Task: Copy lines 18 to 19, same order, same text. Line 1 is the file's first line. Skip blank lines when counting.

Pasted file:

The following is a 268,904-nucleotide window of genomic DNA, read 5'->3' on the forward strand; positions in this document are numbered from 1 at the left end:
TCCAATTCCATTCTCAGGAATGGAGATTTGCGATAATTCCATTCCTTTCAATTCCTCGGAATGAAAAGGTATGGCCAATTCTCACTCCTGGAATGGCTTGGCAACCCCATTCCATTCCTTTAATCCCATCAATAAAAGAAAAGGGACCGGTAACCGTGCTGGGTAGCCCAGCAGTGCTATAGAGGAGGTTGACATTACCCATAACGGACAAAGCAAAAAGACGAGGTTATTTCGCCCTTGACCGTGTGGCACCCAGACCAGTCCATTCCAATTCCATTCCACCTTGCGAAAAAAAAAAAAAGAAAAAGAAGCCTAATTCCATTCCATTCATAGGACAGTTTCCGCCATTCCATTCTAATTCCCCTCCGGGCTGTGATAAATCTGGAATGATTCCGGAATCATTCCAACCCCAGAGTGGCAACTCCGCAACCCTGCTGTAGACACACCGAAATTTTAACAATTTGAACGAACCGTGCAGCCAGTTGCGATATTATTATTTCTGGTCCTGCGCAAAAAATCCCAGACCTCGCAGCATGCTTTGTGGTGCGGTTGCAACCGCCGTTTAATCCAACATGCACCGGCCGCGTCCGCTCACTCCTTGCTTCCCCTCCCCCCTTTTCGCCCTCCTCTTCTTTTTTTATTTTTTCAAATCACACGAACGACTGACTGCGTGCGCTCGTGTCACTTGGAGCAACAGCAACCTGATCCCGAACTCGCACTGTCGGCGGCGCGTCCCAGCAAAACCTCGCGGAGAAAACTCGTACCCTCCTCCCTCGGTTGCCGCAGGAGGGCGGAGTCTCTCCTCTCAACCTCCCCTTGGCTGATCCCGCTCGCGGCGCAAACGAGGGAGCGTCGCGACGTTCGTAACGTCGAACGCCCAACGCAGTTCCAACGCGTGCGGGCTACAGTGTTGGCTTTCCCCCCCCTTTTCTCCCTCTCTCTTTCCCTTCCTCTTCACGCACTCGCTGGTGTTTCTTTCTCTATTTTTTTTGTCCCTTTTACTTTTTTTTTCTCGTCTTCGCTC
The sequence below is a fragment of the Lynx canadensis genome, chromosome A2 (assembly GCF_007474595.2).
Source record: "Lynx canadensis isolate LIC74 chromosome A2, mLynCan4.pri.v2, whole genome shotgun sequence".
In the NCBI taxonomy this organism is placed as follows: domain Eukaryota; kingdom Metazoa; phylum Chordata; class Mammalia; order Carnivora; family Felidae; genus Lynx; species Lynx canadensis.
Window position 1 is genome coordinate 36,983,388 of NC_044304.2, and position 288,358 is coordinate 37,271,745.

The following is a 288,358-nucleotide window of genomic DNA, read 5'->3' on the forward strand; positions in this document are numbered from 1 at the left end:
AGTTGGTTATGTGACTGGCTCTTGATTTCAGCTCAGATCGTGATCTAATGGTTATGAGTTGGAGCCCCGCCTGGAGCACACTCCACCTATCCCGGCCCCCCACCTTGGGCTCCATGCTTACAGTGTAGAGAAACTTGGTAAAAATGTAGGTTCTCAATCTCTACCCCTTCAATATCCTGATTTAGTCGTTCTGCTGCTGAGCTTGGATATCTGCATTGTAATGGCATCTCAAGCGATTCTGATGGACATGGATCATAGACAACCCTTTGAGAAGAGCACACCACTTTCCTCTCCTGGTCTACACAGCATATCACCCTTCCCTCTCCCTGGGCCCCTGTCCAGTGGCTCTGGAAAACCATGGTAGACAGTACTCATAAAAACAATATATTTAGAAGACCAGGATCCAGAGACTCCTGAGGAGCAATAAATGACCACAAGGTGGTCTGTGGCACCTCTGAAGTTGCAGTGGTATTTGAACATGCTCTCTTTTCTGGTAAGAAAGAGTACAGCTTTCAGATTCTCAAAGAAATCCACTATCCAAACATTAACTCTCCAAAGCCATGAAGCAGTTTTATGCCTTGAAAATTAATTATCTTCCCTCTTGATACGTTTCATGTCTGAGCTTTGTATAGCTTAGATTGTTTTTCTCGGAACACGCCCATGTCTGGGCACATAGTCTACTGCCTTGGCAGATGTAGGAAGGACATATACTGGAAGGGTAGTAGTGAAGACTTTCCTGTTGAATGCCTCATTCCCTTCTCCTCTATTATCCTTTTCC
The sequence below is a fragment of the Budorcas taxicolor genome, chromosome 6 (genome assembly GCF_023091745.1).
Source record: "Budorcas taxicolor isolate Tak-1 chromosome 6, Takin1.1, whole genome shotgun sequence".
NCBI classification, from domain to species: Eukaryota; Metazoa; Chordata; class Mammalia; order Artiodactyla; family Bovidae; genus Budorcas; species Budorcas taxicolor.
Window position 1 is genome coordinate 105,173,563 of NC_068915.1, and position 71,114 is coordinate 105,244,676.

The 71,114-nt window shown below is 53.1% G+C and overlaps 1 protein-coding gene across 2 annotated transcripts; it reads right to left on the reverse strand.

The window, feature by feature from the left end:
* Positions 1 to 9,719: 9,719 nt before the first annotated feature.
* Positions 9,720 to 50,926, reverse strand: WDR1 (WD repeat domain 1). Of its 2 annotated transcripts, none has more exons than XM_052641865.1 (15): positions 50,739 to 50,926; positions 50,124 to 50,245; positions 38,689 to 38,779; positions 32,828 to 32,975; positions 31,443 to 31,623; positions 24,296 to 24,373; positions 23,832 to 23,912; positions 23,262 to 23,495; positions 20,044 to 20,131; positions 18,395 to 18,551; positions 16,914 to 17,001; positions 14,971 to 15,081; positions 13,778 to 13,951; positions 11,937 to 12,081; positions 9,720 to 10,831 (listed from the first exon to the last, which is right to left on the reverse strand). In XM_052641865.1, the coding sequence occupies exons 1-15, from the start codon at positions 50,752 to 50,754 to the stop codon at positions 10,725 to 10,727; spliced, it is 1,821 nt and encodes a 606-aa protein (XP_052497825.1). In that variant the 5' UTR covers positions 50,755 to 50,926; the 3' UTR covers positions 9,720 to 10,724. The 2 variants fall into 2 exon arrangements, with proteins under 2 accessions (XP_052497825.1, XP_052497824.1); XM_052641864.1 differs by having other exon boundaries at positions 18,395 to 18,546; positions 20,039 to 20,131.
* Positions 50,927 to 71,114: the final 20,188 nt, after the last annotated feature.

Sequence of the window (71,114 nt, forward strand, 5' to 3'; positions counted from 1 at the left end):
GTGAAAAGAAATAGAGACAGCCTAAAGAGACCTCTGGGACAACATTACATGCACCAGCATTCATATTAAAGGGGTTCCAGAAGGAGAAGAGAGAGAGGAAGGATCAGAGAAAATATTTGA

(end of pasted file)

Sequence of the window (71,114 nt, forward strand, 5' to 3'; positions counted from 1 at the left end):
GTGAAAAGAAATAGAGACAGCCTAAAGAGACCTCTGGGACAACATTACATGCACCAGCATTCATATTAAAGGGGTTCCAGAAGGAGAAGAGAGAGAGGAAGGATCAGAGAAAATATTTGA